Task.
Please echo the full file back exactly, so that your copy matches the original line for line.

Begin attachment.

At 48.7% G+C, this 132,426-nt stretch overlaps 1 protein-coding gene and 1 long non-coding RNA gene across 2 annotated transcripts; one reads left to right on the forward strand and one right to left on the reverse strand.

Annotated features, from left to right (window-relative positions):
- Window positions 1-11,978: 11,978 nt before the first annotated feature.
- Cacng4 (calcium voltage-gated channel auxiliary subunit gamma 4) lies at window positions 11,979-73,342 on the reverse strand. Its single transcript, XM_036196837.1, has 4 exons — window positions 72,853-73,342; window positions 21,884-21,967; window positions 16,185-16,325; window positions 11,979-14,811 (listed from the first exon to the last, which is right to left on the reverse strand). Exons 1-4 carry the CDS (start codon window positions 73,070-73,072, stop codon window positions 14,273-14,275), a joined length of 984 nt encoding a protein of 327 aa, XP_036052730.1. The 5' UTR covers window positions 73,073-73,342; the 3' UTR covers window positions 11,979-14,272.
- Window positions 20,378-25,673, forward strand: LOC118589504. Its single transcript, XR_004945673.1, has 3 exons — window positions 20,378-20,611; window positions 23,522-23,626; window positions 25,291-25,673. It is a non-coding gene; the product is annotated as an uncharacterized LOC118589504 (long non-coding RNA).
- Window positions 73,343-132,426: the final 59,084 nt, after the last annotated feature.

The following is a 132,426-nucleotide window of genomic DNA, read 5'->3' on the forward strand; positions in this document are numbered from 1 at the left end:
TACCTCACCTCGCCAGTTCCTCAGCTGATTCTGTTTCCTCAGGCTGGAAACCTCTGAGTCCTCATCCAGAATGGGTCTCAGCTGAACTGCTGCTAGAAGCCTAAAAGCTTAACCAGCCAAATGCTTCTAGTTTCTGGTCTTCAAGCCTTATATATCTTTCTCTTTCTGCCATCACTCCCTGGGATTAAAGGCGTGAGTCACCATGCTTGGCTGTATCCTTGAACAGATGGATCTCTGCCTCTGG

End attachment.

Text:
At 48.7% G+C, this 132,426-nt stretch overlaps 1 protein-coding gene and 1 long non-coding RNA gene across 2 annotated transcripts; one reads left to right on the forward strand and one right to left on the reverse strand.

Annotated features, from left to right (window-relative positions):
- Window positions 1-11,978: 11,978 nt before the first annotated feature.
- Cacng4 (calcium voltage-gated channel auxiliary subunit gamma 4) lies at window positions 11,979-73,342 on the reverse strand. Its single transcript, XM_036196837.1, has 4 exons — window positions 72,853-73,342; window positions 21,884-21,967; window positions 16,185-16,325; window positions 11,979-14,811 (listed from the first exon to the last, which is right to left on the reverse strand). Exons 1-4 carry the CDS (start codon window positions 73,070-73,072, stop codon window positions 14,273-14,275), a joined length of 984 nt encoding a protein of 327 aa, XP_036052730.1. The 5' UTR covers window positions 73,073-73,342; the 3' UTR covers window positions 11,979-14,272.
- Window positions 20,378-25,673, forward strand: LOC118589504. Its single transcript, XR_004945673.1, has 3 exons — window positions 20,378-20,611; window positions 23,522-23,626; window positions 25,291-25,673. It is a non-coding gene; the product is annotated as an uncharacterized LOC118589504 (long non-coding RNA).
- Window positions 73,343-132,426: the final 59,084 nt, after the last annotated feature.

The following is a 132,426-nucleotide window of genomic DNA, read 5'->3' on the forward strand; positions in this document are numbered from 1 at the left end:
TACCTCACCTCGCCAGTTCCTCAGCTGATTCTGTTTCCTCAGGCTGGAAACCTCTGAGTCCTCATCCAGAATGGGTCTCAGCTGAACTGCTGCTAGAAGCCTAAAAGCTTAACCAGCCAAATGCTTCTAGTTTCTGGTCTTCAAGCCTTATATATCTTTCTCTTTCTGCCATCACTCCCTGGGATTAAAGGCGTGAGTCACCATGCTTGGCTGTATCCTTGAACAGATGGATCTCTGCCTCTGG